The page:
However, writing a useful piece of code, analyzing data from CSV files using the Pandas Data Analysis Library and seeing the results live on the Jupyter platform was really rewarding, even if the language’s quirks looked funny sometimes.
What kind of barriers did you experience during that exercise? What was the most useful lesson for you?
Jacek Lange: I was amazed by how quickly one can build a basic recommendation system based on Python libraries – it can be done in less than 3 hours!
However, we quickly realized that presenting live recommendations, so that the user can see the result in a couple of seconds, requires a special approach and out-of-the-box thinking, which was the most useful lesson from this event for me.
What do you think about taking part in this kind of internal initiatives?
Łukasz Mitusiński:I am always willing to take a part in such initiatives. The biggest advantage is the opportunity to test yourself in a competition against other teams, find the areas where you can improve your skills and also reveal your strongest attributes.
In everyday work, you are always trying to get the best results via teamwork, so there is no place for competition. This is also a great opportunity to test unconventional approaches to a problem, along with your team you can test your crazy ideas and check the outcome.
You can see how many different routes may be taken to tackle the problem, and which one is the best. You can also find a lot of new inspiration for completing tasks that you must handle on daily basis.
And of course, the most important thing is that you can learn and share your knowledge with others efficiently, as you are handling problems that are very similar to issues that you will very likely stumble upon in real projects sooner or later.
I am very glad that I was able to participate in this hackathon, this was time well-spent and I am looking forward to the next initiative.
Do you plan to organize such an event again? Is there anything that you would like to change in the next edition?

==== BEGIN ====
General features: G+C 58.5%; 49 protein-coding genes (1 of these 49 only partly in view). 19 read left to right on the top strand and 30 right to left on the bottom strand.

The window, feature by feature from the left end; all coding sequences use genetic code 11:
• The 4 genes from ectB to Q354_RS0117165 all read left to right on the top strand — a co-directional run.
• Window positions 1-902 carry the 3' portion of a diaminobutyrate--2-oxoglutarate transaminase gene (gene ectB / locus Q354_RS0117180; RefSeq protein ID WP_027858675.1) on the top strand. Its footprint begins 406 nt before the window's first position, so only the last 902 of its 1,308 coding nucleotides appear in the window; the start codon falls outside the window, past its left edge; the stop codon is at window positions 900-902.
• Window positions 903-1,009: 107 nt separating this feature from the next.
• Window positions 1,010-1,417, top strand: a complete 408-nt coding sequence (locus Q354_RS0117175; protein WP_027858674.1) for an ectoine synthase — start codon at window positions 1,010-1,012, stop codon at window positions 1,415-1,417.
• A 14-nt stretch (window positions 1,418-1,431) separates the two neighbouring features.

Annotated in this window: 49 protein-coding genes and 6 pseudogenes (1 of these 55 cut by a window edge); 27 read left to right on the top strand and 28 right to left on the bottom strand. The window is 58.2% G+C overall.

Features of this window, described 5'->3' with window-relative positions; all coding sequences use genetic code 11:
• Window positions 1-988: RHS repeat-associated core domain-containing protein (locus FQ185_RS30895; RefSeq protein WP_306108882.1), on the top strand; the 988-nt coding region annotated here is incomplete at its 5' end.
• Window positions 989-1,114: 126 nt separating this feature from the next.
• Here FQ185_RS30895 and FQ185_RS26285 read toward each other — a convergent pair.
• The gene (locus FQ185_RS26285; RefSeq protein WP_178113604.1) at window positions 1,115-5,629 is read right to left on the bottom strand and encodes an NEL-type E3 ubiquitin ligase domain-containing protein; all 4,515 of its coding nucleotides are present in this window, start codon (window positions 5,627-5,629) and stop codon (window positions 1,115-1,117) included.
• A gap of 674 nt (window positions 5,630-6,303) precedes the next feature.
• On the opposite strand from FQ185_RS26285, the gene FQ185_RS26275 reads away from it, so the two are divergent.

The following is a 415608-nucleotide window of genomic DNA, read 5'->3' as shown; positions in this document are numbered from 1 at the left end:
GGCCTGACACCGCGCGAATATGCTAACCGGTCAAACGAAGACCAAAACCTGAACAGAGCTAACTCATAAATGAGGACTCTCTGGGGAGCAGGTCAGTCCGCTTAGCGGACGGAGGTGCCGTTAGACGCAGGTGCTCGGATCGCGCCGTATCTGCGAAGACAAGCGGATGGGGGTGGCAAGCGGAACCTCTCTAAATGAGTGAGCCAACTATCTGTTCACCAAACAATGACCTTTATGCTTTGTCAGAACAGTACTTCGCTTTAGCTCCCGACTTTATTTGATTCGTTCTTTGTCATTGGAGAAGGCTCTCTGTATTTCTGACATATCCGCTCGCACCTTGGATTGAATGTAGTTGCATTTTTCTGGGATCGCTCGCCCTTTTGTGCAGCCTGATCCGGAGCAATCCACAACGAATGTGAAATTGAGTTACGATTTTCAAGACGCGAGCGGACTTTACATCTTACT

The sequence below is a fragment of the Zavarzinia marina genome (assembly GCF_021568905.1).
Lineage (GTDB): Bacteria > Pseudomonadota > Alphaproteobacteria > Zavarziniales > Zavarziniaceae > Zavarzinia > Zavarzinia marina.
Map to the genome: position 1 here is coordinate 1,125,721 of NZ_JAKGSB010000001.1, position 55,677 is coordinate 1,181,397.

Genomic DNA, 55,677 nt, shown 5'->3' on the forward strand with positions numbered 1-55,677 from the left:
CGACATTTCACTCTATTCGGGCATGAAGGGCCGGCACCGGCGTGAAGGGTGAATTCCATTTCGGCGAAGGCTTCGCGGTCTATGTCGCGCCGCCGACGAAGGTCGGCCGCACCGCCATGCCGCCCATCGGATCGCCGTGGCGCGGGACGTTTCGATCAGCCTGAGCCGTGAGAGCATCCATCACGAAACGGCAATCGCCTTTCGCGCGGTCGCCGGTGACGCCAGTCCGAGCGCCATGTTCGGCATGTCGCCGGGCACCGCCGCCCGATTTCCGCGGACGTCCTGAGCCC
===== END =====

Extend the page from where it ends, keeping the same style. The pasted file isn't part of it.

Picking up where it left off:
Paweł Krynicki:Obviously we do! After the event, we gathered valuable feedback from the participants and nearly everyone was really satisfied, both with the way we organized it and the outcome – the things they’ve learned.
Some of them also asked whether we plan to make another one and we will be more than happy to, once again, make something cool together.
While gathering the feedback we were also getting some helpful hints on how to make the next event even better. Next time we’ll try to better assign roles within the teams.
Some of the participants were more into building machine learning models than others and we want to give them a chance to work strictly on machine learning related topics. We believe this can be achieved by improving the process of assigning developers to the teams and for the next hackathon, we’ll try to start working on it a bit earlier.
We’re also thinking of opening it up to the wider world – we could invite any developers keen on learning about ML and exchanging knowledge.
It was our first Machine Learning Hackathon, but rest assured – it’s not the last one. We have learned a lot from organizing this event and we already have a ton of ideas on how to improve it and make it even better.
We are also planning to make the next edition open to you – we’d love to meet other geeks eager to learn something new in the ML domain, share knowledge and create something amazing. Stay tuned and let us know if you’d like to take part in the next Machine Learning Hackathon! You can also suggest a topic for the next event.